Empowering Change: Insights from the Women in Transformation Breakfast

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I recently had the wonderful opportunity to attend my first Women in Transformation Breakfast hosted by Sullivan & Stanley. Surrounded by remarkable female leaders in transformation, we came together to discuss the topic of inclusion. It’s hard to put into words the amazing impact this event had on me. From the incredible women I met to the stimulating conversations we shared, the experience left me feeling inspired and eager to continue the dialogue. This blog post aims to share some of the insightful discussions we had during the event.


Making an Impact: Navigating Inclusion

Our first discussion centred around the question: “How do you inspire and make an impact in your role?” We explored various aspects of inclusion in the workplace, highlighting both the challenges and opportunities. We talked about the importance of having diverse perspectives in decision-making processes, which can lead to more inclusive practices. An example was shared where a female leader intervened during a promotion discussion requesting the room not assume whether a woman wanted a promotion or not and instead ask her, highlighting the benefits and importance of female representation in leadership roles

We also discussed the issue of attrition rates among women as they advance in their careers, especially in certain industries like law. A Harvard business review article highlights that at entry level the balance is predominantly 50/50 with this reducing to 21% in C-Suite positions. The need to equip leaders with the skills to champion diversity effectively was discussed and it became clear that driving change is not just the responsibility of organisations, but individuals as well. With inclusion being seen as a ‘buzz word’ by some we discussed the sense of “inclusion fatigue” in some corporate environments.  An example shared was an organisation running a corporate diversity training one day and actors openly displaying non inclusive behaviour the next – not one employee spoke out despite actively participating in the training the day before. The room discussed how to respond to this fatigue, the importance should not be placed on corporate campaigns and agendas but instead ensuring everyone in the room is seen, heard and recognised.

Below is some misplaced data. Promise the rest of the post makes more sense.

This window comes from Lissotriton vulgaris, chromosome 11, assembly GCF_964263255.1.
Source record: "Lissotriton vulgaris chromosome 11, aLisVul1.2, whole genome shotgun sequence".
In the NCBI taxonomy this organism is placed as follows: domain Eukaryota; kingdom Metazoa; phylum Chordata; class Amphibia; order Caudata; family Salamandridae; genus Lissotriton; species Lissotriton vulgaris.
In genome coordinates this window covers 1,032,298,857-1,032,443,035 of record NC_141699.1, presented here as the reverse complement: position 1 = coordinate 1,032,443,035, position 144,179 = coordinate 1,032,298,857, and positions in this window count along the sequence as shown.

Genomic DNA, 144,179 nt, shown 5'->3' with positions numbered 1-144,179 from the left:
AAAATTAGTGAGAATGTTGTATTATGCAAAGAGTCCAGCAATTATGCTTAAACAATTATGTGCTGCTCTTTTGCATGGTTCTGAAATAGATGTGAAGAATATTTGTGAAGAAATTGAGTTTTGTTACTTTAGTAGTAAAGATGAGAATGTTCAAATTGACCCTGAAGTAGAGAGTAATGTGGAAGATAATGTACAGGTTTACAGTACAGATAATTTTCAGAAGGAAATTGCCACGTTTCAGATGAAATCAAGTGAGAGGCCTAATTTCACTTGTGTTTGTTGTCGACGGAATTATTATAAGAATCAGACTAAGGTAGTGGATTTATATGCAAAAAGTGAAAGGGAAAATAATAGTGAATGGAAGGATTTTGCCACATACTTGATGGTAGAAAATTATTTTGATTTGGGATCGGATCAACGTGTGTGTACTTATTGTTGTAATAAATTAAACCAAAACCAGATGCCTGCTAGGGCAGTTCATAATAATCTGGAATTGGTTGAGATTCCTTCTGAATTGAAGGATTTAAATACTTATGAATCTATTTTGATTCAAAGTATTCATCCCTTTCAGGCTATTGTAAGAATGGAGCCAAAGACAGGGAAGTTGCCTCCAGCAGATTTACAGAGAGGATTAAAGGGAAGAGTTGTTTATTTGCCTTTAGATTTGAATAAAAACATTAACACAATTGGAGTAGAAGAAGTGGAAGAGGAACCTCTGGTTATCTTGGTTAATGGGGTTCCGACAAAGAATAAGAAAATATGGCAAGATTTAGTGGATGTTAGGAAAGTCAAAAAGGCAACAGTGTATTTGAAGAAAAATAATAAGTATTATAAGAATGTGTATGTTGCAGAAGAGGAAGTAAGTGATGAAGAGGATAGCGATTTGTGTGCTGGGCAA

Nurturing the Next Generation

As our conversation progressed, we turned our attention to the age at which gender disparities begin to emerge and how we can empower the next generation to overcome these barriers. We were shocked to reflect on the Always ‘like a girl campaign’ showing that young girls experiencing puberty start to internalise societal norms about gender. Breakfast attendees shared their experience with biases towards and from girls and women at different life stages. Attendees also discussed the impact of  the COVID-19 pandemic on young girls gender-based attitudes and behaviours.


Taking Action: Steps Towards Change

The breakfast concluded with a discussion on tangible steps we can take to promote inclusion on a daily basis. We talked about advocating for more inclusive meeting schedules (considering school drop off and pick up times), embracing reverse mentoring, and encouraging vulnerability and empathy in leadership. We also reflected on our own biases and conditioning, recognising the importance of holding the mirror up to ourselves and maintaining a level of self-awareness in driving change.


As I left the event, I felt not only inspired but also empowered to make a difference in my own sphere of influence, while reflecting on my own biases and learning opportunities. 


If you’d like to know more about our Women in Transformation Community, we’d love to hear from you at [email protected] or visit https://www.sullivanstanley.com/women-in-transformation/ for more information.

Ellie Jarvie
Written by Ellie Jarvie
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